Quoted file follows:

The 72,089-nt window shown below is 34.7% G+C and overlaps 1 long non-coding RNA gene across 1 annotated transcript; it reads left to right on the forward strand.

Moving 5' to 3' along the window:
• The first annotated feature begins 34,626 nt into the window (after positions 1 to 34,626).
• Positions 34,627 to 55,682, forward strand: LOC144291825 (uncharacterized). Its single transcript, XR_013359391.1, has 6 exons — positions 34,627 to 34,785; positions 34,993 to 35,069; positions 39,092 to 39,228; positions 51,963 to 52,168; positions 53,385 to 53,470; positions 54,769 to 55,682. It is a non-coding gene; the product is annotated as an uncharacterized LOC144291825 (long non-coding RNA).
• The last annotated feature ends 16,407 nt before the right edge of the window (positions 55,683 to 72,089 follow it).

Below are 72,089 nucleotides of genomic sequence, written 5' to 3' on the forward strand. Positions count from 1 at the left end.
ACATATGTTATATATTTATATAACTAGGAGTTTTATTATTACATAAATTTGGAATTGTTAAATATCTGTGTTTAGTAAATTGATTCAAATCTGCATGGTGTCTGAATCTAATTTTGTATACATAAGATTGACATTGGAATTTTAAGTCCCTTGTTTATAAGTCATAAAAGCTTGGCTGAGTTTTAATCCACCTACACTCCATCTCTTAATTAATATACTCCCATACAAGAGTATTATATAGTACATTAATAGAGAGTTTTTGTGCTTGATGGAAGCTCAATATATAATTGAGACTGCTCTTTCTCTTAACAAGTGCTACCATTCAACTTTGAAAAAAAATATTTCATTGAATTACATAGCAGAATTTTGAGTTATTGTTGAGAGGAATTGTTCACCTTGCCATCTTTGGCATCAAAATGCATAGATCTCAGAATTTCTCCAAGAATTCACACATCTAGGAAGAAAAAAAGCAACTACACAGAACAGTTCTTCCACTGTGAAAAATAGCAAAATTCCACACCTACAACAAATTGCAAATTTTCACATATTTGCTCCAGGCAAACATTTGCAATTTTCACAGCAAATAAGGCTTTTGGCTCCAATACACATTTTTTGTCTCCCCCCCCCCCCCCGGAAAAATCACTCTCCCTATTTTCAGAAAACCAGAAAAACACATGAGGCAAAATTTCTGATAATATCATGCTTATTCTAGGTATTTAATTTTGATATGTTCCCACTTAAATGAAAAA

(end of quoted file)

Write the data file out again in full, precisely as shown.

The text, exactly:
The 72,089-nt window shown below is 34.7% G+C and overlaps 1 long non-coding RNA gene across 1 annotated transcript; it reads left to right on the forward strand.

Moving 5' to 3' along the window:
• The first annotated feature begins 34,626 nt into the window (after positions 1 to 34,626).
• Positions 34,627 to 55,682, forward strand: LOC144291825 (uncharacterized). Its single transcript, XR_013359391.1, has 6 exons — positions 34,627 to 34,785; positions 34,993 to 35,069; positions 39,092 to 39,228; positions 51,963 to 52,168; positions 53,385 to 53,470; positions 54,769 to 55,682. It is a non-coding gene; the product is annotated as an uncharacterized LOC144291825 (long non-coding RNA).
• The last annotated feature ends 16,407 nt before the right edge of the window (positions 55,683 to 72,089 follow it).

Below are 72,089 nucleotides of genomic sequence, written 5' to 3' on the forward strand. Positions count from 1 at the left end.
ACATATGTTATATATTTATATAACTAGGAGTTTTATTATTACATAAATTTGGAATTGTTAAATATCTGTGTTTAGTAAATTGATTCAAATCTGCATGGTGTCTGAATCTAATTTTGTATACATAAGATTGACATTGGAATTTTAAGTCCCTTGTTTATAAGTCATAAAAGCTTGGCTGAGTTTTAATCCACCTACACTCCATCTCTTAATTAATATACTCCCATACAAGAGTATTATATAGTACATTAATAGAGAGTTTTTGTGCTTGATGGAAGCTCAATATATAATTGAGACTGCTCTTTCTCTTAACAAGTGCTACCATTCAACTTTGAAAAAAAATATTTCATTGAATTACATAGCAGAATTTTGAGTTATTGTTGAGAGGAATTGTTCACCTTGCCATCTTTGGCATCAAAATGCATAGATCTCAGAATTTCTCCAAGAATTCACACATCTAGGAAGAAAAAAAGCAACTACACAGAACAGTTCTTCCACTGTGAAAAATAGCAAAATTCCACACCTACAACAAATTGCAAATTTTCACATATTTGCTCCAGGCAAACATTTGCAATTTTCACAGCAAATAAGGCTTTTGGCTCCAATACACATTTTTTGTCTCCCCCCCCCCCCCCGGAAAAATCACTCTCCCTATTTTCAGAAAACCAGAAAAACACATGAGGCAAAATTTCTGATAATATCATGCTTATTCTAGGTATTTAATTTTGATATGTTCCCACTTAAATGAAAAA